The legality of foreign military action against Islamic State in Syria
thesisposted on 28.03.2022, 11:24 by Mudhafar Al-Jbori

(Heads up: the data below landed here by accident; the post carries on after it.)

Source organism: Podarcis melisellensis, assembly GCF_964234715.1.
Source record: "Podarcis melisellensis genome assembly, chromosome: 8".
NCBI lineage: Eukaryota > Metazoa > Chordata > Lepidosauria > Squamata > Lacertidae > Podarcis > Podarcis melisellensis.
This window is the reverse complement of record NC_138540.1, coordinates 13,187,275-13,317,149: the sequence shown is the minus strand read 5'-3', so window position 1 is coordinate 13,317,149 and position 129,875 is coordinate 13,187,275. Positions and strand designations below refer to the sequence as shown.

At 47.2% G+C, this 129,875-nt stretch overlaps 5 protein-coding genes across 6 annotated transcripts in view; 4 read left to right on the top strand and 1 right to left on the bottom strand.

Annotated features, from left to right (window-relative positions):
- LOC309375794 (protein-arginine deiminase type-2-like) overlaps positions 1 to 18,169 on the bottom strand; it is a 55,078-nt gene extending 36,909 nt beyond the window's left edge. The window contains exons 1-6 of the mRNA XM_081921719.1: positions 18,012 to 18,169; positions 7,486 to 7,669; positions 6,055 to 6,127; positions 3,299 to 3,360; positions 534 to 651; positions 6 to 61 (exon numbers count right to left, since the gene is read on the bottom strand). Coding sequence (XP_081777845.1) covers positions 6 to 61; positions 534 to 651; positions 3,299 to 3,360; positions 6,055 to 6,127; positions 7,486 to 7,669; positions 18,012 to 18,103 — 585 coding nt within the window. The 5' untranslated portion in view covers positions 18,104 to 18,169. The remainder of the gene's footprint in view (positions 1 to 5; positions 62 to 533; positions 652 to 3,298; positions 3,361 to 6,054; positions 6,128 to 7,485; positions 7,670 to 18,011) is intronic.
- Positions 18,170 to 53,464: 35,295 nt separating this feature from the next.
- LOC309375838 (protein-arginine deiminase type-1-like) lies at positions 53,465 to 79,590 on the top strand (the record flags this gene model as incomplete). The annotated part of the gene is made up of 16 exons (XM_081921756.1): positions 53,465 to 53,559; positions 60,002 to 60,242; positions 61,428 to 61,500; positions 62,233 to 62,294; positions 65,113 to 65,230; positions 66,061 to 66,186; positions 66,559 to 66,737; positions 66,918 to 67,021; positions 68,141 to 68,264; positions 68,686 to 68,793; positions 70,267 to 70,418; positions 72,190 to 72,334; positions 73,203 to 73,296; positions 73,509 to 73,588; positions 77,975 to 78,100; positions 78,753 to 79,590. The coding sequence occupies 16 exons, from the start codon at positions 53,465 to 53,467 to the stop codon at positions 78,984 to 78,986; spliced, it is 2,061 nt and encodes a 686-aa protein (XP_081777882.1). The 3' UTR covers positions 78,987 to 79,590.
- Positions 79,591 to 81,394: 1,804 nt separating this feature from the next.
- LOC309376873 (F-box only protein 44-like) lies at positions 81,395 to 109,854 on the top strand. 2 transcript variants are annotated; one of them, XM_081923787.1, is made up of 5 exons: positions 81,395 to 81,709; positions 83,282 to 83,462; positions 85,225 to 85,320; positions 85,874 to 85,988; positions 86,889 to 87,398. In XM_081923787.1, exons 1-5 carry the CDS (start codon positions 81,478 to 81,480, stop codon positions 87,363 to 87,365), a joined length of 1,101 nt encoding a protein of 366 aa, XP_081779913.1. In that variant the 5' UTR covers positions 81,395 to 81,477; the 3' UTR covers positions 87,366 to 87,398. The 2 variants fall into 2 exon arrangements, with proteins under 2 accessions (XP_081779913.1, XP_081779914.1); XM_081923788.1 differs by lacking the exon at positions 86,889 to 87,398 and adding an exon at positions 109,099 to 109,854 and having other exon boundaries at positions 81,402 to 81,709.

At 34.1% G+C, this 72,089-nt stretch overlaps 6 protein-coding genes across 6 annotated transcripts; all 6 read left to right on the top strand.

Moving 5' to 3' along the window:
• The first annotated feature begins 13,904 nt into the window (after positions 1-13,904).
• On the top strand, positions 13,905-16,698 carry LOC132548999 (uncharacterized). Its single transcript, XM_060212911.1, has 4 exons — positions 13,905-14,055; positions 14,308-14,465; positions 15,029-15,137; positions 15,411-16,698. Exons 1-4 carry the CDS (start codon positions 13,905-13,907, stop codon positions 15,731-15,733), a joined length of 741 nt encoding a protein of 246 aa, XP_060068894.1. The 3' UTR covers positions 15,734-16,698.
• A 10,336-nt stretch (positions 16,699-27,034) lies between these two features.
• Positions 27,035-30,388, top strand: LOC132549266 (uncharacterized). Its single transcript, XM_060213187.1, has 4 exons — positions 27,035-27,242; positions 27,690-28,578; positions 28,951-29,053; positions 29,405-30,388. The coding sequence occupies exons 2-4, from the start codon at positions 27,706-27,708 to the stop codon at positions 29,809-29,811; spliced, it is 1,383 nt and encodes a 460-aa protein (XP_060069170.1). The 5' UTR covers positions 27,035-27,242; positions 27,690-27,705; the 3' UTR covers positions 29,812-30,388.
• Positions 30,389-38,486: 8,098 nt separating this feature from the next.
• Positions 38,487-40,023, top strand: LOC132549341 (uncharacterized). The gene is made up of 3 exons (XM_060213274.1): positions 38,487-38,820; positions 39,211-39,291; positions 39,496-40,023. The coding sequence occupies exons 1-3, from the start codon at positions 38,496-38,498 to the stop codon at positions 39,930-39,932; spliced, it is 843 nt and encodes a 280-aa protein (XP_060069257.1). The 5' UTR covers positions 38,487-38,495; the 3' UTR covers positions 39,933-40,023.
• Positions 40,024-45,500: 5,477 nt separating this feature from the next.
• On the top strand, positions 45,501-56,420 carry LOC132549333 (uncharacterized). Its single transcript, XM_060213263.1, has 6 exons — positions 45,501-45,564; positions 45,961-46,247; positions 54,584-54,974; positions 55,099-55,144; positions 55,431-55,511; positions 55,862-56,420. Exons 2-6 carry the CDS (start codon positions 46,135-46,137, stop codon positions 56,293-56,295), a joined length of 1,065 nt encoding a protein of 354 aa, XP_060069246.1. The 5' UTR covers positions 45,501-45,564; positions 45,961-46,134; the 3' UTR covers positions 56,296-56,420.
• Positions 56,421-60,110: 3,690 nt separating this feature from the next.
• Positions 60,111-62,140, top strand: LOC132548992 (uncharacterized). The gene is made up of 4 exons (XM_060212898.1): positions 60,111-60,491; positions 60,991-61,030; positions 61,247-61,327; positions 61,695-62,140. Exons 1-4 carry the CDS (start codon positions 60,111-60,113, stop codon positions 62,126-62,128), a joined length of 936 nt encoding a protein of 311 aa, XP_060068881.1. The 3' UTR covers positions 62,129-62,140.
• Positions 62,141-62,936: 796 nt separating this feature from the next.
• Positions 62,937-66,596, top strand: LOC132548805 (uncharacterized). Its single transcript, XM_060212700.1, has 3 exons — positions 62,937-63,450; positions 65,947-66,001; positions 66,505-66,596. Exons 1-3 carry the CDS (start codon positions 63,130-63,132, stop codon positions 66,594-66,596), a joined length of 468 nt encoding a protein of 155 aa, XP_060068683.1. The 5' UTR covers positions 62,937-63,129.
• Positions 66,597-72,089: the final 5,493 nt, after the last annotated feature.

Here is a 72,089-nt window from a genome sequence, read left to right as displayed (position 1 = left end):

The Islamic State of Iraq and the Levant (ISIL) (also known as Da’esh) emerged in Iraq and Syria in 2013, adopting an extremely radical ideology and controlling a wide area of both the Iraqi and Syrian territories. The international community has unanimously agreed that ISIL represents an unprecedented threat to international peace and security. In October 2014, the President of the United States (US) announced the formation of an international coalition to defeat ISIL. The US-led coalition began its operations by conducting strikes in the Syrian territory. Meanwhile, the Russian air force and the Iranian Revolutionary Guard were the strongest supporters of the Assad regime in Syria. This project seeks to analyse the legal basis used to justify the use of foreign force against ISIL in Syria. The unsolicited armed action of foreign forces in Syria based on the invoked principle of self-defence as a justification is untenable in international law. The participants in the military operations in Syria have invoked different legal approaches to justify their operations. Many different questions have been raised concerning the legality of intervention with or without the consent of the Syrian government. The adoption of the self-defence principle according to Article 51 of the United Nations (UN) Charter does not provide a solid legal basis for intervention. As the international law does not give a clear answer on how to respond to armed attacks conducted by non-state actors emanating from foreign territories without the involvement of the state that harbours them. The language of the UN Security Council Resolution 2249 is controversial, as it does not explicitly authorise the use of force. The intervention by the Russian and Iranian forces, at Syria’s invitation, also faces certain legal challenges. The legality of interfering in a civil war, as well as an examination of the intervening states’ intentions and purposes, has exposed the difficulties that arise regarding respect for the fundamental principles of self-determination and intervention under international law. The ambiguity in the international law that is controlling the use of force, especially against non-state actors, as well as the lack of political consensus between the superpower states, reflects negatively on the endorsement of a mutual legal basis to eradicate the threat of ISIL and reduce the suffering of the Syrian people. As a matter of law, the consent of the Syrian Government is deemed crucial to legalise the use of force in its territory.